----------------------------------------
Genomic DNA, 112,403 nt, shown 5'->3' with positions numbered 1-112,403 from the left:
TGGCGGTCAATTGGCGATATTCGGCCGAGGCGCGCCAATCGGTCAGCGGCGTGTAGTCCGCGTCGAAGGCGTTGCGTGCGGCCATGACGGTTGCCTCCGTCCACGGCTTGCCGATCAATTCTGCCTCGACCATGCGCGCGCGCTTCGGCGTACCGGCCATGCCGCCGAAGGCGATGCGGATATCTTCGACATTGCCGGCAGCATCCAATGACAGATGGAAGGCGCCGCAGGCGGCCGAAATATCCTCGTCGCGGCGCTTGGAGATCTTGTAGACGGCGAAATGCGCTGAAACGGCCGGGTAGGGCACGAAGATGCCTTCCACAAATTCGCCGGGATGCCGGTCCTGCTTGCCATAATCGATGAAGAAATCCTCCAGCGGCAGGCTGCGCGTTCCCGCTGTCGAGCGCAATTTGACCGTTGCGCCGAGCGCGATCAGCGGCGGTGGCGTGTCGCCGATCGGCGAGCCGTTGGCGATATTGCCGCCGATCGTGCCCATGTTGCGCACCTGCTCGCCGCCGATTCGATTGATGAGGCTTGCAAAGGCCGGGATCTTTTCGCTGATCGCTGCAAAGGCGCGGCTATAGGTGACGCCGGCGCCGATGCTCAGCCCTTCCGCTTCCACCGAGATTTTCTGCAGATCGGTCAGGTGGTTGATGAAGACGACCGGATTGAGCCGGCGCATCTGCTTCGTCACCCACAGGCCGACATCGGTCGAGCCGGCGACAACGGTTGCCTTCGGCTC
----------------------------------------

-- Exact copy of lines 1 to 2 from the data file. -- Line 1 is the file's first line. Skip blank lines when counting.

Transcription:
Genomic DNA, 112,403 nt, shown 5'->3' with positions numbered 1-112,403 from the left:
TGGCGGTCAATTGGCGATATTCGGCCGAGGCGCGCCAATCGGTCAGCGGCGTGTAGTCCGCGTCGAAGGCGTTGCGTGCGGCCATGACGGTTGCCTCCGTCCACGGCTTGCCGATCAATTCTGCCTCGACCATGCGCGCGCGCTTCGGCGTACCGGCCATGCCGCCGAAGGCGATGCGGATATCTTCGACATTGCCGGCAGCATCCAATGACAGATGGAAGGCGCCGCAGGCGGCCGAAATATCCTCGTCGCGGCGCTTGGAGATCTTGTAGACGGCGAAATGCGCTGAAACGGCCGGGTAGGGCACGAAGATGCCTTCCACAAATTCGCCGGGATGCCGGTCCTGCTTGCCATAATCGATGAAGAAATCCTCCAGCGGCAGGCTGCGCGTTCCCGCTGTCGAGCGCAATTTGACCGTTGCGCCGAGCGCGATCAGCGGCGGTGGCGTGTCGCCGATCGGCGAGCCGTTGGCGATATTGCCGCCGATCGTGCCCATGTTGCGCACCTGCTCGCCGCCGATTCGATTGATGAGGCTTGCAAAGGCCGGGATCTTTTCGCTGATCGCTGCAAAGGCGCGGCTATAGGTGACGCCGGCGCCGATGCTCAGCCCTTCCGCTTCCACCGAGATTTTCTGCAGATCGGTCAGGTGGTTGATGAAGACGACCGGATTGAGCCGGCGCATCTGCTTCGTCACCCACAGGCCGACATCGGTCGAGCCGGCGACAACGGTTGCCTTCGGCTC